First Love is a romantic suspense for younger readers. There is some language, but the situations aren’t specifically adult. This story is appropriate for readers 16+. Set in 1975, it is a story from another, simpler time. I hope you enjoy First Love.
Somewhere in Eastern Colorado, July 1975
Heat waves radiated from the pavement glittering like silvery-black puddles in the air. The ribbon of road stretched ahead of them, unending. The landscape hardly varied, one dusty brown mile after another. Here and there a cactus, scrawny tree or tumbleweed added some variety to the monotonous hued backdrop.
“Cows!” Brad yelled, breaking the silence. “Must be a hundred at least.”
“Dude, they’re like four,” his friend, Clayton, said in a bored tone.
“I’m estimating. That gives me 4,361 cattle.”
“That gives you five,” Clayton persisted. “And I have—what? Five.” He pointed to a lone bovine on his side of the car.
“Creative cattle counting. One is one—two is—” Brad tipped his head, closing one eye. “Fifty?”
“Then by that logic, my one cow is worth twenty-five.”
“No. One is one. Ask anybody. Isn’t one cow just one cow?” He appealed to the other six people in the station wagon.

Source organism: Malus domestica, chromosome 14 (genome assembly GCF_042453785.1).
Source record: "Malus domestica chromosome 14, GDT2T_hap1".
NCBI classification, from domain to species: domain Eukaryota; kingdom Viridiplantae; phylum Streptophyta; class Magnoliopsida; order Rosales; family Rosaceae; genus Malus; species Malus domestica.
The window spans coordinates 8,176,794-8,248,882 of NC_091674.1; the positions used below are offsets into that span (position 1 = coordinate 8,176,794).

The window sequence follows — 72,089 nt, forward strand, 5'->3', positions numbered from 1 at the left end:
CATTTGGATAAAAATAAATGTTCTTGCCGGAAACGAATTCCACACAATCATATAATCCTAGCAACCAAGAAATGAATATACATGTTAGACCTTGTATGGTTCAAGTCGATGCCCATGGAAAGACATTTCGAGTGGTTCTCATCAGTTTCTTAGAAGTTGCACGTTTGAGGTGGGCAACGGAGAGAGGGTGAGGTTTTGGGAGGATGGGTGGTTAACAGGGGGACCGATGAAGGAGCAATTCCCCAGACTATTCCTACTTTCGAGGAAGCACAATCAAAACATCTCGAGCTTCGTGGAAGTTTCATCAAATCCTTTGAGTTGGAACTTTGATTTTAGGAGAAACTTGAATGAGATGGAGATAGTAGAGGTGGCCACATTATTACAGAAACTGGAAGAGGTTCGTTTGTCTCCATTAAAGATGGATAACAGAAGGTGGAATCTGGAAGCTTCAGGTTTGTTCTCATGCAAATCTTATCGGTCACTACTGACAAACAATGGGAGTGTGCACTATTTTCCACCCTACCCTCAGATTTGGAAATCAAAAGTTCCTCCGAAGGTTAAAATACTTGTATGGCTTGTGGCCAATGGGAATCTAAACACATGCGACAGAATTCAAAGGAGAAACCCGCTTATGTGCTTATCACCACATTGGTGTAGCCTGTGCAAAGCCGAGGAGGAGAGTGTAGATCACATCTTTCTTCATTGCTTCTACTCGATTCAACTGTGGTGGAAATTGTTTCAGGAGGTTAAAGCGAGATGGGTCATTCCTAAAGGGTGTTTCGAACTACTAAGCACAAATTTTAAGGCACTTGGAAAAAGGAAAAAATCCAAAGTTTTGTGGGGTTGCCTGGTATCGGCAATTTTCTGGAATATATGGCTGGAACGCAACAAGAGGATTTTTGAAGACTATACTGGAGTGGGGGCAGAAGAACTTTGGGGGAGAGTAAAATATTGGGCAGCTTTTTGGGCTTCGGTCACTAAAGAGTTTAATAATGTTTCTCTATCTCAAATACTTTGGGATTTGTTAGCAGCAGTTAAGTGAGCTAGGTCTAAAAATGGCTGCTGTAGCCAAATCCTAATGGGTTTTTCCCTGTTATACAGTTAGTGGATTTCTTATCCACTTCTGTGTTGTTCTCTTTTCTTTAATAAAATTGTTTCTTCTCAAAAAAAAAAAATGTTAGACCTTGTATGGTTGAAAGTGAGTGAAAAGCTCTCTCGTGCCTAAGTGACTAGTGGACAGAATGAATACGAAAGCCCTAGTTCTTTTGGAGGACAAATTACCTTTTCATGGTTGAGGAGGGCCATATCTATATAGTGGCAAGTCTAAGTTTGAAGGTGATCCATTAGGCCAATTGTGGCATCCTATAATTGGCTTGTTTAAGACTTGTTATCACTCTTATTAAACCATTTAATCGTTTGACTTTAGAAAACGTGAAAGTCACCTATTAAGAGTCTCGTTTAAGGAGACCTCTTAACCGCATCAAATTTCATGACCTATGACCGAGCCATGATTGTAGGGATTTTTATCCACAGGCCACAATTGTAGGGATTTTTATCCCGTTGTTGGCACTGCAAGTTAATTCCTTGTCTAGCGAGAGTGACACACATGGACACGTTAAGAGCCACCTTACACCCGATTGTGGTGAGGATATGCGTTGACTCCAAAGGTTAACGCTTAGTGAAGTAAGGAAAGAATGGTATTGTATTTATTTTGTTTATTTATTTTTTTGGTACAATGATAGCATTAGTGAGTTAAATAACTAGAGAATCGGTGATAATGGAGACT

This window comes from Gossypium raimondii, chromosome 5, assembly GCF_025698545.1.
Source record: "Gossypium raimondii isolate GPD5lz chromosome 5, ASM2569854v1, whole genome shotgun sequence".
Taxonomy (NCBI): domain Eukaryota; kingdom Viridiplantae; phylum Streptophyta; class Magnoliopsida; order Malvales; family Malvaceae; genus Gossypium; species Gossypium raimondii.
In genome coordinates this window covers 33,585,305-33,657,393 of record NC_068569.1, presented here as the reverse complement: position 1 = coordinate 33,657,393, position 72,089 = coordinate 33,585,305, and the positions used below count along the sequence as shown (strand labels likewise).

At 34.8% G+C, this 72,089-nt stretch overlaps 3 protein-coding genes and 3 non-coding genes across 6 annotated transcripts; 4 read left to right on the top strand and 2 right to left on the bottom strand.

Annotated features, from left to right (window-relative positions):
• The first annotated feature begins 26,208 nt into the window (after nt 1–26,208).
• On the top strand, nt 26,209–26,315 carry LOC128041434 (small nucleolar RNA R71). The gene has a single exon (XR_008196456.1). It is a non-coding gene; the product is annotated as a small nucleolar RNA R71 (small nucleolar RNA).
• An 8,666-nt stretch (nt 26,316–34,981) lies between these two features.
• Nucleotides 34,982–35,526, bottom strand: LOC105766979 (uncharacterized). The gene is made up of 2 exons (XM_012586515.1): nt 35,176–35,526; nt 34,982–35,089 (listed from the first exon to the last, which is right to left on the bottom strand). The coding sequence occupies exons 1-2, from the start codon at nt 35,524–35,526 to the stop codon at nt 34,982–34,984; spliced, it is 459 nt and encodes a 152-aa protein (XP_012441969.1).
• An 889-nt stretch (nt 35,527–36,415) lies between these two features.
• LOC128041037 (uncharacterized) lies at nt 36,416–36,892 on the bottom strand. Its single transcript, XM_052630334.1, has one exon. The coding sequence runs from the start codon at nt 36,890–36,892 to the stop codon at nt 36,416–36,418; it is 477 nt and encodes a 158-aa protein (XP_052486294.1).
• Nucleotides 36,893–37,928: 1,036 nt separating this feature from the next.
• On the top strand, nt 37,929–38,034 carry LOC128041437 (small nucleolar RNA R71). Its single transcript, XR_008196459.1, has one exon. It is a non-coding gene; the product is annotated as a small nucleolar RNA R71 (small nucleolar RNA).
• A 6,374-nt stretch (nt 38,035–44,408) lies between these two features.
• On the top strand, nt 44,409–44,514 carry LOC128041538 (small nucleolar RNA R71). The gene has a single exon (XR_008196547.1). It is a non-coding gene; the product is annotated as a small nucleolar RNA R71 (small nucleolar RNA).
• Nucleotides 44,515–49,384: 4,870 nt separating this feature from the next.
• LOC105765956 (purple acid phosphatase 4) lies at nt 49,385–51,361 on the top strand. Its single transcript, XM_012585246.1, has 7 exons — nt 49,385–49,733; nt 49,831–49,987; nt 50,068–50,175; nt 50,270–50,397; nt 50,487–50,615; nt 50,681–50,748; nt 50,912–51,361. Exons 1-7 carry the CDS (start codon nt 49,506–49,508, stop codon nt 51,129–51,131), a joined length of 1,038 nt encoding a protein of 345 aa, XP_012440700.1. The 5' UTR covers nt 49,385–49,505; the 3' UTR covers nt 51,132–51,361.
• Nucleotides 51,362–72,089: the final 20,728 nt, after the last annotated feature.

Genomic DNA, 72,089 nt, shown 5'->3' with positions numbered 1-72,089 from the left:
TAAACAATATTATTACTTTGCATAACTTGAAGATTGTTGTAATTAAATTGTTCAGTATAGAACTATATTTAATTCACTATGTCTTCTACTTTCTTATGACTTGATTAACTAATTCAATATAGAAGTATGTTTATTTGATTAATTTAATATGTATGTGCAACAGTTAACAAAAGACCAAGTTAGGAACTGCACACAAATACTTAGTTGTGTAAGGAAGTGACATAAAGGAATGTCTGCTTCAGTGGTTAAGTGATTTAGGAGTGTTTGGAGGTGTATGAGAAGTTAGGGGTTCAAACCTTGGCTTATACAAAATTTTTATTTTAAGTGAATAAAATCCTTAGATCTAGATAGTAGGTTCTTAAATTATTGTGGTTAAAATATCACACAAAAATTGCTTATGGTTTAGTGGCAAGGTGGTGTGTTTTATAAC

“One is one—two is two,” Madison Reynolds pointed out. “But creative counting is accepted practice in Bury the Cows. He’s right, though, Brad. If two cows is worth fifty, one cow is twenty-five.”
“Fine. I concede that. But I’m still ahead.”
“You can’t count the billboard for the dairy, man. We discussed this.”
“Okay, but I’m still ahead.”
“You mean you were ahead,” Maddie pointed.
To their left, on Clayton’s side, there was a field of 100 actual cows.
“Who’s ahead now?” Clayton punched Brad in the shoulder.
“Shut up!” Richard yelled. “Some of us are trying to sleep.” He pulled his cap lower on his brow.
“Not my fault you’re hungover, Dick.” Brad nudged him sharply in the ribs.
“I’m going to kill you if you don’t stop that,” Richard warned. “I’m not hungover. And don’t call me Dick, that’s my dad’s name.”
“Oh. Okay. Your dad seriously goes by Dick?”
“And you’re okay with that?”
“Yeah.” Richard pulled off his cap, glaring at them. “What?”
Clayton and Brad laughed loudly.
“Boys,” the driver interjected. “This is a church youth group, not a men’s locker room. Behave!”
“Yes, Miss Polly,” they intoned.
She waved away their comment, knowing how completely insincere they were.
“Seriously, though. Dick?” Brad couldn’t let it alone.
“Miss Polly, can I change cars at the next stop?” Richard begged.
© 2015 Dellani Oakes